October 29, 2005

Feral Hypertext

structuring meaning

In a way, academia has always been blog-like, only at a slower level. A scholar publishes an idea, then some one writes another and references the first scholar, and then more proliferate off of that material, and then some more people go to graduate school and dig up that stuff and write more stuff about all the stuff, agreeing, disagreeing, making FINITE differences, declarations, arguments, assertions etc. Some scholars, like Freud or Plato for instance, are likely to be academically and culturally rehashed forever. They represent some of the foundations of how we have structured western meaning.

When I mentioned Berners-Lee's discussion of STRUCTURING information and meaning, I was also thinking about how we, as scholars and thinkers, keep restructuring what we already know.

Take, for example, another of my favorite conundrums: the dual ideals of the purist starving artist, and the purist artist who is not starving. The hungry guy may well think that a commisioned piece to feed his family is a good thing, and the well-fed fella can afford to turn his nose up at less-than divinely inspired art.

In her paper on Feral Hypertext, Jill quotes Mez Breeze talking about the unmarketable aspect of her work: "It seems evident that various web/net/code artists are more likely to be accepted into an academic reification circuit/traditional market if they produce works that reflect a traditional craft-worker positioning. This "craft" orientation (producing skilled/practically inclined output, rather than placing adequate emphasis on the conceptual or ephemeral aspects of a networked, or code/software-based medium) is embraced and replicated by artists who create finished, marketable, tangible objects; read: work that slots nicely into a capitalistic framework where products/objects are commodified and hence equated with substantiated worth." (2)

This quote offers a not so subtle derision toward a capitalistic marketplace, and makes assumptions about why "conceptual" and emphemeral" aspects get neglected on the web, if they truly do get neglected. Again, it's presented as a dual concept, but nothing is so simple as this or that.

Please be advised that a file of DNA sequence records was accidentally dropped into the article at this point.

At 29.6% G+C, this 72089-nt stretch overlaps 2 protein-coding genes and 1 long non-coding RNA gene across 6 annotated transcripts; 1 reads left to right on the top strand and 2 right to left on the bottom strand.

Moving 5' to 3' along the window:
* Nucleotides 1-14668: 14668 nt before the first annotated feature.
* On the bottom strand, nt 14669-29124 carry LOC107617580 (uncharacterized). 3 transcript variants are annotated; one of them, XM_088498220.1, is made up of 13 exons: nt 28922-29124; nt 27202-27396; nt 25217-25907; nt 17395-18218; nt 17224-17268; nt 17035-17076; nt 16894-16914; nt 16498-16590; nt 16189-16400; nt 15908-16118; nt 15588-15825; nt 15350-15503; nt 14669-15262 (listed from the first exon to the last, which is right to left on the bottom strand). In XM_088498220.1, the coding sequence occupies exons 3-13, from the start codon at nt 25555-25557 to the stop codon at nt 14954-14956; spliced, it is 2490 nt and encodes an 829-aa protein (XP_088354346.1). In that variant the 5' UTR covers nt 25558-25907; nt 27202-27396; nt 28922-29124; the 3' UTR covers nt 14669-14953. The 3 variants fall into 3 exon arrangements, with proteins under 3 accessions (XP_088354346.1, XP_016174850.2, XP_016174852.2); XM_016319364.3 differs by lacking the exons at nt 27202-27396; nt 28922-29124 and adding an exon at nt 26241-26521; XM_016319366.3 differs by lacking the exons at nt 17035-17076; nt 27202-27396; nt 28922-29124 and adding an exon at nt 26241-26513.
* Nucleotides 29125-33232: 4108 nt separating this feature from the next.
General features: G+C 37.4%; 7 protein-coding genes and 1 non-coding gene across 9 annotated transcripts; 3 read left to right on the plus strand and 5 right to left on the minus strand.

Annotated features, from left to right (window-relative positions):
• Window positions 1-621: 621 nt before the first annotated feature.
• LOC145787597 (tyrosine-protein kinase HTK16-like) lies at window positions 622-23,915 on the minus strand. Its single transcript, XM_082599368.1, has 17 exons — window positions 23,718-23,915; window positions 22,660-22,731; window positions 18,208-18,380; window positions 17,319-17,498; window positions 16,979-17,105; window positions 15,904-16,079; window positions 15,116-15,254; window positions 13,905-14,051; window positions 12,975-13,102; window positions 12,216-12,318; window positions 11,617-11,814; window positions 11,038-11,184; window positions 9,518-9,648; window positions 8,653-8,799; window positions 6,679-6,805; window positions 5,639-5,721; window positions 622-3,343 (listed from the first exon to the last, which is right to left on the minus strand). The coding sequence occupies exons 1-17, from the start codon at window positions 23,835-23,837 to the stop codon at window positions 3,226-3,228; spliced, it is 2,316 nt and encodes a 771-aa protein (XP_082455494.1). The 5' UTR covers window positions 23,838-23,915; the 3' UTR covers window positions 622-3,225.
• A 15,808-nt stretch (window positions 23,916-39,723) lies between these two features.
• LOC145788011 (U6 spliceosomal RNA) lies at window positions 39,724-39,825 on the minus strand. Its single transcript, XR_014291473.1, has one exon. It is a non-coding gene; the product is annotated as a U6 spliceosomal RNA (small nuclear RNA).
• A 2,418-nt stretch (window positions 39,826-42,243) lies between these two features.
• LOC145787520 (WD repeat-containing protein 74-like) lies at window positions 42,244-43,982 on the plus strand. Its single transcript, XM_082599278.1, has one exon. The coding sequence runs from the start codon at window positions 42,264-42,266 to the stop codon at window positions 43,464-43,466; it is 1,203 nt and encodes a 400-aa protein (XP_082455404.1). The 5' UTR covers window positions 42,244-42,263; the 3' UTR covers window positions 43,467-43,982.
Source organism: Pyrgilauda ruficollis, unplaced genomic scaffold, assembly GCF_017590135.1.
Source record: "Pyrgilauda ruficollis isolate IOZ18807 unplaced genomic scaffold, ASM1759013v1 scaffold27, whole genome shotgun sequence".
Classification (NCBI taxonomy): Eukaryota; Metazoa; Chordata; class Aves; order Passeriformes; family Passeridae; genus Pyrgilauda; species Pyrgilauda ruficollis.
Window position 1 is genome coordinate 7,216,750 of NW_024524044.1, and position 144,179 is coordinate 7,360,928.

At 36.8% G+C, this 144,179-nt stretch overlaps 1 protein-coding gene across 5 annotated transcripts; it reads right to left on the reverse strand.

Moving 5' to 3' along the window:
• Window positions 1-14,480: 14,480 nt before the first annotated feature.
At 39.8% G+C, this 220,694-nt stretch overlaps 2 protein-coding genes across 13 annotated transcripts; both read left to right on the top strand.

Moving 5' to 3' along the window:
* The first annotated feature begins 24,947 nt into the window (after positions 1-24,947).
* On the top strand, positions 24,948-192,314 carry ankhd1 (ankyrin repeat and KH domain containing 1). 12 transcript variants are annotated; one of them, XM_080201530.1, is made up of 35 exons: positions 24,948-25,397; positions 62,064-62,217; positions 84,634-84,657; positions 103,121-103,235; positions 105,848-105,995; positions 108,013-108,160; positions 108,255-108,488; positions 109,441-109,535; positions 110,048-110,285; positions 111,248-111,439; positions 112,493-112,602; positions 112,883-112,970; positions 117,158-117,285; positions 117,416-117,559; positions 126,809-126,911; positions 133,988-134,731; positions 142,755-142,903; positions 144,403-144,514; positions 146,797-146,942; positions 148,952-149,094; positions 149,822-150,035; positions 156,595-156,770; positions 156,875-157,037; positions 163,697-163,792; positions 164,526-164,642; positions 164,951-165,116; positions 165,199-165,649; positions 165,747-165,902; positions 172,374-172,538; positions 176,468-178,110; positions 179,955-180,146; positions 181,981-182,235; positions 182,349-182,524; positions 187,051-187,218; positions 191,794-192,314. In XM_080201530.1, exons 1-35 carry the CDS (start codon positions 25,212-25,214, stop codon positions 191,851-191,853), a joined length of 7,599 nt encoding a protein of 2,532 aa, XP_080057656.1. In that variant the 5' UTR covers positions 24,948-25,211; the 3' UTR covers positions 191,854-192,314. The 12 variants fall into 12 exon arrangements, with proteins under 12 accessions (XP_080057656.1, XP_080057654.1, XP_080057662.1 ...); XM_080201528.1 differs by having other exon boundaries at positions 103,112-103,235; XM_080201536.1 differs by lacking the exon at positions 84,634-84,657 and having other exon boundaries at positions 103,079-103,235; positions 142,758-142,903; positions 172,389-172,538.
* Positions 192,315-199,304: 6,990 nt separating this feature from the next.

If an artist deliberately creates elusive or intangible work, how can she begrudge a lack of community surrounding it? The web itself began as a conceptual idea, and then had to evolve into tangible system.

But, really, if Mez's work is not intended for sale to begin with, what is, in fact, the issue? "Adequate emphasis" is an ambiguous assessment. Her work is creative, but also a call back to ancient languages, and, is also, overtly experimental. She wants to criticize a capitalistic framework that excludes the intangible, but it is this same framework that enables many artists to earn some income from their work. Breeze's work does not have a large appeal, nor is it really accessible to the mainstream audience. These factors are inherent to so-called "feral hypertext" that do not "follow the standards."

In the same vein, blogs are not really meant for commoditization, just as non-literary diaries are not generally written for commercial purposes.

more discipline.

Walker brings up discipline on page three of her paper and one of the essential issues of the web--regulation. Beyond the text, the web is another marketplace. People publish their ideas, trying to sell them. The web is convenient, but also formed into a replica of the rest of contemporary western life. Even as an information source, the web can connect an idea for you, but you have to be willing to follow. The user still steers the course ultimately.

On page seven Walker discusses Justin Hall's past personal/public blog and suggests that the reader herself can define the extent of his narrative; where did it end being Hall's narrative. Here we are again with the broadly scoped word "narrative." It seems pretty basic to me. Hall wrote what Hall wrote. Anything else that others wrote about his blog, he did not write. Anything that is read by some one has an afterlife beyond the initial text, but that is not to say that the author can claim that "narrative."

Walker goes on to say that in a sense, she is "already trapped by an idea that boundaries are neccessary." Not really. Sure, an individual uses hypertext, and individuals collectively comprise the masses. An unplanned structure is not uncontrollable, neccessarily. And the very nature of the programs and tools we use to access the web ensure that we're not going to exceed the planned activities. The medium is the message? The message is the medium? It's all pretty well contained and overseen quite closely, relatively speaking.

I'm well aware that I might need to give Walker's paper a closer read. This is all pretty off the cuff. Perhaps, also, I'm not convinced that the word "feral" is appropriate for what she is describing. It doesn't resound with the topic in my mind. Posted by wood0072 at October 29, 2005 8:48 PM